Context Matters More Than The Event

The stock market has cracked recently. The S&P 500 total return index is down more than 23% since the beginning of the year. The number is more than a little unsettling, but we must still ask, “What does it mean?”

The answer is it means nothing until you define the context.

Your investment tactics matter

If you borrowed to buy stocks and you are good at it, you will have lost much of your capital;. If you used $150,000 of your own money and borrowed another $100,000, and then lost 20% of the portfolio, the loan would still be $100,000, and your capital would have fallen $50,000. That’s if you’re good at it. Many leveraged portfolios contain stocks that are more troublesome. If you split your capital 50-50 between Facebook and Netflix on January 1, your capital would be gone and you would still owe $8,000 to the bank or broker.

Your philosophy matters.

If you buy in a lump, you get different answers from when you use a process to invest. If you bought Netflix and Facebook without the leverage, you would have $56,000 of your $150,000 still. Had you deposited 1/6 of your money on the first trading day of January through June, you would have $92,100. Still a significant loss, but not so bad as the single buy approach.

You will notice this example is highly contrived to make a point. Dollar-cost averaging works wonderfully well when prices fall and not so well if they rise sharply.  That’s where the philosophy comes in. If you intend to own sound companies for a long time, dollar cost averaging saves you money as prices fall and costs you some as they rise. The thing you must notice is that prices rise more slowly than they fall so on balance you are usually ahead.

When you’re young

If you are 25 and investing to learn and to build wealth for decades in the future, a sharp market drop is not such a bad thing. Your portfolio is not the total of your wealth. You are adding money every month as you save and get stock at bargain prices. Warren Buffett’s advice seems appropriate.

“I’m going to buy hamburgers for the rest of my life. When hamburgers go down in price, we sing the ‘Hallelujah Chorus’ in the Buffett household.  When hamburgers go up, we weep. For most people, it’s the same way with everything in life they will be buying–except stocks”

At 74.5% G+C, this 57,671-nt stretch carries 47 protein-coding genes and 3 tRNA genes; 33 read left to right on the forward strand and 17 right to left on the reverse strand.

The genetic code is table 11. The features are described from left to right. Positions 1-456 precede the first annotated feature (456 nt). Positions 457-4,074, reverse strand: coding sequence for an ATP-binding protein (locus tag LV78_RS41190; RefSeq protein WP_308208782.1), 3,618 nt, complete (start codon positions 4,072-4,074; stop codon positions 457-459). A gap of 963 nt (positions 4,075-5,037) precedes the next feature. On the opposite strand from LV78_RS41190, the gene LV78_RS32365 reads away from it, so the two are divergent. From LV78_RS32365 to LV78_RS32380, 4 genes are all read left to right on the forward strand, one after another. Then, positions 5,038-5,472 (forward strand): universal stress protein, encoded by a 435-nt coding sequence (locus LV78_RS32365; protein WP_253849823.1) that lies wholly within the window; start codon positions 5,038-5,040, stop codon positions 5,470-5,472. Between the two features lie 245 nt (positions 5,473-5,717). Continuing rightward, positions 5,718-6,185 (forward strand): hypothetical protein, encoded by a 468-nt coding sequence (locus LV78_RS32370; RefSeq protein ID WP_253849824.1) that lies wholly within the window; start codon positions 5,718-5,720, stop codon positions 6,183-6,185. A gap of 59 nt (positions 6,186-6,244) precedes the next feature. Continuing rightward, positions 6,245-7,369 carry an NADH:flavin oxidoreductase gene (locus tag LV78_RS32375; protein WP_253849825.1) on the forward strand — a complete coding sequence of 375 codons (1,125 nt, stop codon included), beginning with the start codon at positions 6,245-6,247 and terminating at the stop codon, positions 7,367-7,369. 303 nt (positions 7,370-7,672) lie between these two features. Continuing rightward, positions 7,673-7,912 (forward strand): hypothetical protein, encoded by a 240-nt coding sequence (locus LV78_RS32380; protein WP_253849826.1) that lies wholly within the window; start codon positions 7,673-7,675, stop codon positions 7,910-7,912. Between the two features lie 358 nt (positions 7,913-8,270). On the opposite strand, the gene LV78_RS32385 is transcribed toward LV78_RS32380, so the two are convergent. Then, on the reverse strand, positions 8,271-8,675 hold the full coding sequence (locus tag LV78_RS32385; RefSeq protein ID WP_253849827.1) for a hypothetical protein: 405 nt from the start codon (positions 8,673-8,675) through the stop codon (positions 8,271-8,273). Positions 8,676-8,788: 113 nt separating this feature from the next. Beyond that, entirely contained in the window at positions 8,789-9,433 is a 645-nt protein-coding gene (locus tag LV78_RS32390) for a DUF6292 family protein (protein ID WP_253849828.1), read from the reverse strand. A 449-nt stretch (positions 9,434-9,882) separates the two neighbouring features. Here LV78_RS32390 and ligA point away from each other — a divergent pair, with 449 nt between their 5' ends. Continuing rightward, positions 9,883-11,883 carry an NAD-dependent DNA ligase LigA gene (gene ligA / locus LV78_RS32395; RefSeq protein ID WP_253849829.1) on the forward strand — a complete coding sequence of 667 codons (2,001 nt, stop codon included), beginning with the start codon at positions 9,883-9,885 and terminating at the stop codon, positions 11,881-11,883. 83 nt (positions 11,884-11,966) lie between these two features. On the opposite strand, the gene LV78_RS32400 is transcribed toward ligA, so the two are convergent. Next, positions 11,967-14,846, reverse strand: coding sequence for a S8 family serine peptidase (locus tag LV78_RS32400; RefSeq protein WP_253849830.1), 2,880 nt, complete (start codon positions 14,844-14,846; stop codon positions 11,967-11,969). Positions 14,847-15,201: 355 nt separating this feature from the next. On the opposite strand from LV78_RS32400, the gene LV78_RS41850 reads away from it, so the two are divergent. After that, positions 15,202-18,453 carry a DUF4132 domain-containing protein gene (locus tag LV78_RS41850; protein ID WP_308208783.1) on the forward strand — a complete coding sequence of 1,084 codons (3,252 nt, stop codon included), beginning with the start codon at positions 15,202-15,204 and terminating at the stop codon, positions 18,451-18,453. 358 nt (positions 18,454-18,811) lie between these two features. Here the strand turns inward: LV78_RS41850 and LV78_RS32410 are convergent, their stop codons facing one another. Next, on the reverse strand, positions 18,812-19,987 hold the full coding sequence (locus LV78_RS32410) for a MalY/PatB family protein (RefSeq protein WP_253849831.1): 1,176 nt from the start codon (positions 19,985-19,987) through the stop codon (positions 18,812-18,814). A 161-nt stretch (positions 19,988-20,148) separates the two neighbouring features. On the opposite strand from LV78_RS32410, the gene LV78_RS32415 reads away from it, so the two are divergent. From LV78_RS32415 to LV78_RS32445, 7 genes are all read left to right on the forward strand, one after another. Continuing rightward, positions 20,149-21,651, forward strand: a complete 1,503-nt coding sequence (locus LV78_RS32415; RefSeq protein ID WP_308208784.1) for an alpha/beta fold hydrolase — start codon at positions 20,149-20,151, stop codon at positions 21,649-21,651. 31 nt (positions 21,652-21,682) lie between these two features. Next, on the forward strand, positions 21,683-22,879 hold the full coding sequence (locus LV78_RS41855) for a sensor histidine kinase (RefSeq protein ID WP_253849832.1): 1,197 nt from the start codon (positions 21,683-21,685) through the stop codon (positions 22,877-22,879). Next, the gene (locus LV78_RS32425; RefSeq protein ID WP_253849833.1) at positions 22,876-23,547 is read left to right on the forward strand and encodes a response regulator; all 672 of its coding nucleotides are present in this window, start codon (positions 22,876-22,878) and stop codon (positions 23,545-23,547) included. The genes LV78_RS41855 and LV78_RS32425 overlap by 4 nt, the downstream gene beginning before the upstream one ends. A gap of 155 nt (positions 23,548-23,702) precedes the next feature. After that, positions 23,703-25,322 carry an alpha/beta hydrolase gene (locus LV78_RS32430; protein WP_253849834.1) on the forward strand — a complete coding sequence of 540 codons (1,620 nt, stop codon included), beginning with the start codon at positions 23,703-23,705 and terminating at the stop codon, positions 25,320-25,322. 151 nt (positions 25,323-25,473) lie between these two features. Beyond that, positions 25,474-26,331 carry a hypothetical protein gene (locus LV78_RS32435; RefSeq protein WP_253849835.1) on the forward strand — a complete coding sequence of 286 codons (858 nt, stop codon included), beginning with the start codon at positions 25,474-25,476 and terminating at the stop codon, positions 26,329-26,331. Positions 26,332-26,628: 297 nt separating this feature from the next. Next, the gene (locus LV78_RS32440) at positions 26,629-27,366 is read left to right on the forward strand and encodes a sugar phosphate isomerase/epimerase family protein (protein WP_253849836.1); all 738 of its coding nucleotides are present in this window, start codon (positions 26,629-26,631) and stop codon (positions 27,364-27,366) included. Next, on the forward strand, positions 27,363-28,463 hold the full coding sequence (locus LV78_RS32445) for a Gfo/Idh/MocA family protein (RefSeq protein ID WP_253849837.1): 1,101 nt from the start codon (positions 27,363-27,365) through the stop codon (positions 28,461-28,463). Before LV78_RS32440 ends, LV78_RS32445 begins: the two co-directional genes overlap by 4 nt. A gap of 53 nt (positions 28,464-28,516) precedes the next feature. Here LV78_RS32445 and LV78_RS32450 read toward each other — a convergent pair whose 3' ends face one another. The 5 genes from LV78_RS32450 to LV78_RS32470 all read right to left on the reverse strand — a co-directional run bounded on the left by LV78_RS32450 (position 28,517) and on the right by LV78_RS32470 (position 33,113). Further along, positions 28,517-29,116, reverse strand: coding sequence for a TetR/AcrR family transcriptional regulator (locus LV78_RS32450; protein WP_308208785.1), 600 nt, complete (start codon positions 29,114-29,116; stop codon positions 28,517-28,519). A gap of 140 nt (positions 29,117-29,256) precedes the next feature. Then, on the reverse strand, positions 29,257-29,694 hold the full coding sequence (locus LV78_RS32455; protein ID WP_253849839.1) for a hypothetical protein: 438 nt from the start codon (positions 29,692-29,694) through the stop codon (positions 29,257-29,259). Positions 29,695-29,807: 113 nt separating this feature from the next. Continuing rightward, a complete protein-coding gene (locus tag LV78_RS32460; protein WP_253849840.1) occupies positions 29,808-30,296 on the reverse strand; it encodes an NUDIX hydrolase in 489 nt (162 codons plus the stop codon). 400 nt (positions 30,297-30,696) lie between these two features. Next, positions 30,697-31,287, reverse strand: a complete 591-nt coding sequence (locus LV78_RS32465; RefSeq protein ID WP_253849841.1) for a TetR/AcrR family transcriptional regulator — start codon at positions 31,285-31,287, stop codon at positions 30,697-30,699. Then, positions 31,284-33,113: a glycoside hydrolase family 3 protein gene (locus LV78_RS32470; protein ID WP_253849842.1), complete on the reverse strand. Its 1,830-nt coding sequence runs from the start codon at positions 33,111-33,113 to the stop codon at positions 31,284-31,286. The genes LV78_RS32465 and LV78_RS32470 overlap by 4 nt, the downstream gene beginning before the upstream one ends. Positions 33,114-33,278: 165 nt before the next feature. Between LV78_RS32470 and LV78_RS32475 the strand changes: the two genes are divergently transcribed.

The young have an advantage because they will be buying for a long time

When you’re older.

Let’s take the same $150,000. The owners have been drawing $500 a month, $6,000 a year. Prices are up 8% to $6,480 and the portfolio dropped 20% to $120,000. Their spending need is up from 4% of the portfolio to 5.4% of the portfolio. Further price increases are likely and who knows what will happen to the portfolio. What should they do?

They are not celebrating the lower prices for stocks.

There are many facing that question today, and the answer is not obvious. It is likely different within the group.

The bits to takeaway

The stock market drop means different things to different people. That’s what context is about.

Understand your particular context and it will help you decide better how to invest.

I build strategic, fact-based estate and income plans. The plans identify alternate ways to achieve spending and estate distribution goals. In the past, I have been a planner with a large insurance, employee benefits, and investment agency, a partner in a large international public accounting firm, CEO of a software start-up, a partner in an energy management system importer, and briefly in the restaurant business. I have appeared on more than 100 television shows on financial planning. I have presented to organizations as varied as the Canadian Bar Association, The Ontario Institute of Chartered Accountants, The Ontario Ministry of Agriculture and Food, and Banks – from CIBC to the Business Development Bank.

Be in touch at 705-927-4770 or by email at

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